An 1857 cast-iron watchtower still rises over Harlem
David W. Dunlap reports for The New York Times: Promise Made for Harlem Watchtower’s Restoration, but Not in Ink.
Manhattan is about to lose its last antebellum watchtower.
Neighbors and preservationists are afraid it will never come back.
Before another word about the current controversy, however, let me assure a couple of astonished readers that, yes, a 19th-century watchtower still stands in Manhattan, complete with a five-ton bell, though it has not tolled a fire alarm for 136 years.
“The watchtower is an organic and visible part of Harlem,” CouncilwomanInez E. Dickens said last month, “but more than that, it is an irreplaceable New York City icon.”
In an era without alarm boxes or telephones, watchmen scanned the city from lookout towers for any sign of smoke or flame, letting fire companies know where to go by the number of bell tolls. In 1857, a 47-foot, cast-iron tower, designed by Julius B. Kroehl, was constructed atop the 70-foot Snake Hill, an otherwise unnavigable outcropping roughly where Fifth Avenue would have intersected with 122nd Street.
“The entire upper end of Manhattan Island was guarded by this tower,” The New York Times recalled in 1896. Three bells meant the fire was in Yorkville; four bells meant Bloomingdale, to the southwest; five bells meant Harlem; six bells meant Carmansville, to the northwest.
The watchtower in 1986. It was decommissioned in 1878.
The tower was decommissioned in 1878 after the advent of fire alarms. Snake Hill’s steep terrain defied development. It became Mount Morris Park, which was renamed Marcus Garvey Park in 1973. The tower was designated a landmark in 1967.
Like an octagonal cast-iron skeleton, the watchtower still rises over Harlem rooftops from a landscaped plateau called the Acropolis. It was once used as a jungle gym by neighborhood children, including Ms. Dickens, but is now fenced off.
More than 75 years have passed since it was last rehabilitated. Restoration was promised in 1986. Steel bracing was added in 1991. This fall, the parks department plans to dismantle the structure and store the components atFort Totten in Bayside, Queens. Eventually, the pieces are to be restored and returned to the park.
“The continued deterioration of its cast-iron elements and connections raises concerns that the structure is likely to be further destabilized and could collapse, especially with recent increases in major storm activities,” said Phil Abramson, a spokesman for the parks department.
It’s the storage part that has neighbors and preservationists worried, because the agency has a $2.483 million dismantling contract but has not yet signed a restoration contract.
“I am afraid that once the watchtower is dismantled, there will be no urgency to restore it,” Ms. Dickens said in an Aug. 19 letter to the parks commissioner. “Without the watchtower, the Acropolis will become more isolated from the rest of the park and a haven for more criminal activities.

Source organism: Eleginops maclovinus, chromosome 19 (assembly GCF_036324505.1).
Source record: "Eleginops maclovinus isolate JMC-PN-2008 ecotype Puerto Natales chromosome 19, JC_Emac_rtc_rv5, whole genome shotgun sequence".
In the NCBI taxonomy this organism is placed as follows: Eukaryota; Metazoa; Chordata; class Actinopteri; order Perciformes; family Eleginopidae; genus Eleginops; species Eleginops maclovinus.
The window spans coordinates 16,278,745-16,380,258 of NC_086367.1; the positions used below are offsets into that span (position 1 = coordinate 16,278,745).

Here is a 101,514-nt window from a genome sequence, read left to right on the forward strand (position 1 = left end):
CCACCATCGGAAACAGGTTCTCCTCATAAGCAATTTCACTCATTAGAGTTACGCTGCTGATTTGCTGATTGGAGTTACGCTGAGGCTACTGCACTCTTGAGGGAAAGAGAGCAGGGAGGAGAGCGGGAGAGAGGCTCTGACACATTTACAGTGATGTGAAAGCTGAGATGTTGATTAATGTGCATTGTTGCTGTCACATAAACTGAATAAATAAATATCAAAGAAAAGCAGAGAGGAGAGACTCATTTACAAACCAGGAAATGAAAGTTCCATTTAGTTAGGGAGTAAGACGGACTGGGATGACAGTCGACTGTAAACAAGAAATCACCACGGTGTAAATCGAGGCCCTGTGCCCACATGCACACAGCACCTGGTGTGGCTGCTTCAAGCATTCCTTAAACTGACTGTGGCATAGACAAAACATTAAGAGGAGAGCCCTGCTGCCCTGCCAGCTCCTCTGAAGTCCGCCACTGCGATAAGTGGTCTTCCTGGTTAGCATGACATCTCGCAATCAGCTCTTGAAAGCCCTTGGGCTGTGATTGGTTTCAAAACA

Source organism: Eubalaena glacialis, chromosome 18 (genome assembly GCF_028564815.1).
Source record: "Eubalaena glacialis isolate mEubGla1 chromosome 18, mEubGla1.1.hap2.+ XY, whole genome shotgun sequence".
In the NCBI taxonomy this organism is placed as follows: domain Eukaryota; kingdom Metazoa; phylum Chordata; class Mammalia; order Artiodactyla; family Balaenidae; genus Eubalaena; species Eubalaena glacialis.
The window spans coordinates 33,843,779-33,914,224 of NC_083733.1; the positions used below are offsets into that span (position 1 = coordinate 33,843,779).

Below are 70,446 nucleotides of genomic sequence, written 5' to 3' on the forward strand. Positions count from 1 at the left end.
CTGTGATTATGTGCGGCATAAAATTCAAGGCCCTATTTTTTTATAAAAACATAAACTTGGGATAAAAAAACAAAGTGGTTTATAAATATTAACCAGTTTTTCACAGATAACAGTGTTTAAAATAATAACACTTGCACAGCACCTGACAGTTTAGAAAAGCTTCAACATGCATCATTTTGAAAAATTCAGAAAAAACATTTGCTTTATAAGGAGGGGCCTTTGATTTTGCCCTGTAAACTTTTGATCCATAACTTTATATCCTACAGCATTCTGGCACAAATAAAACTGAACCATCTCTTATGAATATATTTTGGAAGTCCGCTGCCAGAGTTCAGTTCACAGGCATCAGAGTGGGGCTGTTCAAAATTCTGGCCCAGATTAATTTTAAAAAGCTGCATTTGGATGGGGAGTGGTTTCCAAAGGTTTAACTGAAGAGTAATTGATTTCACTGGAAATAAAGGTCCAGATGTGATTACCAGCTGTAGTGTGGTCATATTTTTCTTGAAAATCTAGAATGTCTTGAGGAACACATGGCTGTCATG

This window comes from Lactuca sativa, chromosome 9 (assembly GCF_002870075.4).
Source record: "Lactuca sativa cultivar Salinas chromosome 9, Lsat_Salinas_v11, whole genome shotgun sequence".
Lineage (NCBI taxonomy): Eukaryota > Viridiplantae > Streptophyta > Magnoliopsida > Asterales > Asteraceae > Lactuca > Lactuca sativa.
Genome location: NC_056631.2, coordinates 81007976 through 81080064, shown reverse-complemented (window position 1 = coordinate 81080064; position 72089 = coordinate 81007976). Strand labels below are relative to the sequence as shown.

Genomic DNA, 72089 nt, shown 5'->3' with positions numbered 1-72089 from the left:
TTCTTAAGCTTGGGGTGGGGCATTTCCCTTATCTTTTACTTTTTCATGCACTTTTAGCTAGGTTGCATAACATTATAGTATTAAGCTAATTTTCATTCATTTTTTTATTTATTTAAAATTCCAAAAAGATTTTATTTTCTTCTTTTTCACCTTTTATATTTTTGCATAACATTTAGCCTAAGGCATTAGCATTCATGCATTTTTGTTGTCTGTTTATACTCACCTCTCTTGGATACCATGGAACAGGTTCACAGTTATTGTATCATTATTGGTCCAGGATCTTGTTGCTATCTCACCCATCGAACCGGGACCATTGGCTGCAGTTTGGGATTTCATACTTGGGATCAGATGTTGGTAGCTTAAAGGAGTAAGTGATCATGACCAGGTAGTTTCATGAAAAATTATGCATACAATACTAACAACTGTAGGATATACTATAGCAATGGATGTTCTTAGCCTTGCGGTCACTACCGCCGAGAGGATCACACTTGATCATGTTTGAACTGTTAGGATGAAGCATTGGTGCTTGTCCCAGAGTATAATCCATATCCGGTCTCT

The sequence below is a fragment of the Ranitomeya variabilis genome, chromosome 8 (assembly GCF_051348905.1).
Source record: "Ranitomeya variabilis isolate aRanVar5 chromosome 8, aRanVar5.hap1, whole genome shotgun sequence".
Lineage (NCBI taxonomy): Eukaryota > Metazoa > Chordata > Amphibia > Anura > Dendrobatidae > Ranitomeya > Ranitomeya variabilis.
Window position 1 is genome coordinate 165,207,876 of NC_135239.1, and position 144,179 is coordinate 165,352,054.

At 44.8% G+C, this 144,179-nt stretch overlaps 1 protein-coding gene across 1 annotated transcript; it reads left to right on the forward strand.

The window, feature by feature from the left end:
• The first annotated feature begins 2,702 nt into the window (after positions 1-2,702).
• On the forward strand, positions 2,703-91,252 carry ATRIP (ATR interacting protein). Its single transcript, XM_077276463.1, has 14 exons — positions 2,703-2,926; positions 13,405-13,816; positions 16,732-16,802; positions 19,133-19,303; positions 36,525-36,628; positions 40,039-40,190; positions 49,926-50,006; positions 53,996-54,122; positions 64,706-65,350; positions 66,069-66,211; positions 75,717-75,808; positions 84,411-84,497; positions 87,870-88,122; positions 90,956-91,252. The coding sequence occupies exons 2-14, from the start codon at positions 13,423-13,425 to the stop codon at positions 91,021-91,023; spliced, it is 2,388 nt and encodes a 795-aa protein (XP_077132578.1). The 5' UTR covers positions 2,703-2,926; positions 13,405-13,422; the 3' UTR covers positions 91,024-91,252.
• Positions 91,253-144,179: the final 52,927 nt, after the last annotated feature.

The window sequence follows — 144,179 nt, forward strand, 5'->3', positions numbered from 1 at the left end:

The watchtower rises over Harlem on a plateau called the Acropolis. The tower was once used as a jungle gym by neighborhood children but is now fenced off.
(When my colleague Ozier Muhammad and I were visiting the Acropolis on Sept. 4, a police officer shot and wounded a man during a confrontation about 100 yards from where we stood.)
Mr. Ayón also recalled the brazen theft in 1974 of the panels from an 1848 building by James Bogardus, an inventor and designer who is widely credited with popularizing cast-iron architecture. (Mr. Bogardus designed watchtowers, too, and sued the city in 1858 for using his methods at Snake Hill without pay.) Looking for scrap to sell, thieves made off with the disassembled cast-iron panels from a vacant lot downtown in which they were being stored. Reporters were alerted when Beverly Moss Spatt, then the chairwoman of the Landmarks Preservation Commission, ran into City Hall and shouted, “Someone has stolen one of my buildings!”
But Mr. Abramson of the parks agency said the watchtower would be safe. “The storage bunkers are in a very secure part of Fort Totten and are dry, well-ventilated and outside of any potential flood areas,” he said. Because it is on city property, he said, there will be no storage bill.
Dismantling and storage will be handled by Nicholson & Galloway, a “leading preservation contracting firm,” Mr. Abramson said, and Allen Architectural Metals. Their work will be reviewed by the engineering firmThornton Tomasetti, he said, “to ensure that all precautions are taken to minimize damage.”
As for restoration, Mr. Abramson said, “we plan to discuss the proposed design with community groups and the Landmarks Preservation Commission in the summer of 2015, to be followed by putting the capital project out to bid to secure a contractor, and having the restoration work begin immediately thereafter.”
Mr. Abramson said the agency was “fully committed to ensuring that any additional funds required for the restoration are allocated.”
Peg Breen, the president of the New York Landmarks Conservancy, would like to see that commitment in writing. She noted that landmarks in Harlem were often neglected by the city. “Promises up there,” she said, “have had a hard time being kept.”